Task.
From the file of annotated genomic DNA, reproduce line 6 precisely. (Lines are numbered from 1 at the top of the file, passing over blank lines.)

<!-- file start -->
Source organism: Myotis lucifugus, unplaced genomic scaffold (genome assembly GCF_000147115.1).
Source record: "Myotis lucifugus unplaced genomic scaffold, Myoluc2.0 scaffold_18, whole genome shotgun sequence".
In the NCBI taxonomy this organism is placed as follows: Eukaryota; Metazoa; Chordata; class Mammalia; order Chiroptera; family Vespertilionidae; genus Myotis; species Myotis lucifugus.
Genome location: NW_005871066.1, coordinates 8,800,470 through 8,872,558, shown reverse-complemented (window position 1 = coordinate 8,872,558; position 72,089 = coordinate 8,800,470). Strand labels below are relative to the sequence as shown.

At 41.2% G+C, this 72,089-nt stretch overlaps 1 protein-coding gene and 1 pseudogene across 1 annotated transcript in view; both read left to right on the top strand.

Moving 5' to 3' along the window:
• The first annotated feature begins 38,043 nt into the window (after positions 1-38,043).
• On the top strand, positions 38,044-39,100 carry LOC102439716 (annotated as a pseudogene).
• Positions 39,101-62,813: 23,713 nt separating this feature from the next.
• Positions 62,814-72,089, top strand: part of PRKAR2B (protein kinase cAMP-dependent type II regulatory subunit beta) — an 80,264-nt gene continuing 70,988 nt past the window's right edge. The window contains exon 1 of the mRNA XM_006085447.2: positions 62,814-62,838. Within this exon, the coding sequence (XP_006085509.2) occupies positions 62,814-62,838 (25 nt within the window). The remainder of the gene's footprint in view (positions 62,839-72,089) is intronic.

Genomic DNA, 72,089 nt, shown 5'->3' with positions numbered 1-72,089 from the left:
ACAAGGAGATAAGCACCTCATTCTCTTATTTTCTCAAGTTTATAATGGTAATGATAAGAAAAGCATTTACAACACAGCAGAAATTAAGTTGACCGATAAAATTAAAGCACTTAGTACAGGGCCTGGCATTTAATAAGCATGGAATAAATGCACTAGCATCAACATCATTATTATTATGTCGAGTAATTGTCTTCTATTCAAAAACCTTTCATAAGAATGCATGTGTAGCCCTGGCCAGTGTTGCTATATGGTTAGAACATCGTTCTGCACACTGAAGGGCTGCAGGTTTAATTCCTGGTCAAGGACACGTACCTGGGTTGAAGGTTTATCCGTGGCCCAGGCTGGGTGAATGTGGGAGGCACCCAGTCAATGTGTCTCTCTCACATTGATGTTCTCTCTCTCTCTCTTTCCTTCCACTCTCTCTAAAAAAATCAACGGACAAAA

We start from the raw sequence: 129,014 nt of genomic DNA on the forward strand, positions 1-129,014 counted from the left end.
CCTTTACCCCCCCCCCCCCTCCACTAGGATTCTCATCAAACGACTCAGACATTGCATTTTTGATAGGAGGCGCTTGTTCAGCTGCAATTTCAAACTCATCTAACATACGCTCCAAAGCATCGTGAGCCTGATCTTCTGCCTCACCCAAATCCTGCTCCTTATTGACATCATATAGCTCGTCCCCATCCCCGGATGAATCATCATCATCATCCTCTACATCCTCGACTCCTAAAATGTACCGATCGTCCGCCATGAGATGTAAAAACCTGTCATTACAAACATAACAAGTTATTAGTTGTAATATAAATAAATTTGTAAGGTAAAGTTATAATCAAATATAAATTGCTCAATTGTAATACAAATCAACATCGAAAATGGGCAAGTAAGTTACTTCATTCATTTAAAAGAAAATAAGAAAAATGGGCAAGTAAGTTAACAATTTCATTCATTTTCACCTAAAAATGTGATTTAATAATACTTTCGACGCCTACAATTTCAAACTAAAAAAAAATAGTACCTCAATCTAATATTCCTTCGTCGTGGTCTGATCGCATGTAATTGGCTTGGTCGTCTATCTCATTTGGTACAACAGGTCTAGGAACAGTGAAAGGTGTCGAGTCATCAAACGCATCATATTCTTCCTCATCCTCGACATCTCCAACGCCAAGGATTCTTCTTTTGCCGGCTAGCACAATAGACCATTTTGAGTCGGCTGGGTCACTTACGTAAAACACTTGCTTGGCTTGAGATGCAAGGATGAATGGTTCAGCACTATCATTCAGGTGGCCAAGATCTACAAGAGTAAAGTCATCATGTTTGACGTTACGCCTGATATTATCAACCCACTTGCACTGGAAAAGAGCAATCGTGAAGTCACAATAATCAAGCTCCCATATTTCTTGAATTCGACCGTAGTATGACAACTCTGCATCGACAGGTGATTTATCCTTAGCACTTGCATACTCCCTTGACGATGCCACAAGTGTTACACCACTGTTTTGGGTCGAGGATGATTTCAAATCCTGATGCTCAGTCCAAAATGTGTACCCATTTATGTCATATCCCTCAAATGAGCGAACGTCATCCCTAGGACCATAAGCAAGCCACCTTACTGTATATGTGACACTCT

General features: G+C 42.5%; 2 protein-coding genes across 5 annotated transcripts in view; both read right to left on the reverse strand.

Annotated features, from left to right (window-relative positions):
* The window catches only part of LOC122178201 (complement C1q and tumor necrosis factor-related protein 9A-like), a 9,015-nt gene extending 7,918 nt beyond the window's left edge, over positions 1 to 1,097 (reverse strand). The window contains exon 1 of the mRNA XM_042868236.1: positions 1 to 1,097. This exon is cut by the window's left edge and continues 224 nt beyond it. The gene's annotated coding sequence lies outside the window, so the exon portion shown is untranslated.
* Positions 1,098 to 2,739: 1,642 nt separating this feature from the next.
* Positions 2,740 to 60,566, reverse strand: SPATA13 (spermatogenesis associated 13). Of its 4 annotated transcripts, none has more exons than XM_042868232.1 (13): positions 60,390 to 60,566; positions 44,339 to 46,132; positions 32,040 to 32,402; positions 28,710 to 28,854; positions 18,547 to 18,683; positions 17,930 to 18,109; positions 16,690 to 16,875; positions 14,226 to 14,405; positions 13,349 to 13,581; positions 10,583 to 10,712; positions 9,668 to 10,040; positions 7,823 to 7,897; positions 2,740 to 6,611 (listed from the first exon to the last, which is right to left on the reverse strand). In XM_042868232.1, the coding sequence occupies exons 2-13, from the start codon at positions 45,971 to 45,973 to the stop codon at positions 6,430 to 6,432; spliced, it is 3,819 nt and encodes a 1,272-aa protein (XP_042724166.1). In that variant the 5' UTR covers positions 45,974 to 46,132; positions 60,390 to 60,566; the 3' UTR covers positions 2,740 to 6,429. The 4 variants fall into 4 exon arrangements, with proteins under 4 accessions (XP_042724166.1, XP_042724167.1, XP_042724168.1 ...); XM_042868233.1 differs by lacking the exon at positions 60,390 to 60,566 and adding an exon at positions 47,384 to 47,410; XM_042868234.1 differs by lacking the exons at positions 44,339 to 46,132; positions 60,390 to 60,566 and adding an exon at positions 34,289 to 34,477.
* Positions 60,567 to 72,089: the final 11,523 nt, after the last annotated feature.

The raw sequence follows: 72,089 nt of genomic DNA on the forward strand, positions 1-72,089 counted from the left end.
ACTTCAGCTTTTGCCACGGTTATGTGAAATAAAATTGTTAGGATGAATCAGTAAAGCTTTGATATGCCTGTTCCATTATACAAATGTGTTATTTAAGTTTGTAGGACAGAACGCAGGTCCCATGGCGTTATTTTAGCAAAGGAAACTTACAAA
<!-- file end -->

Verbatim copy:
Moving 5' to 3' along the window: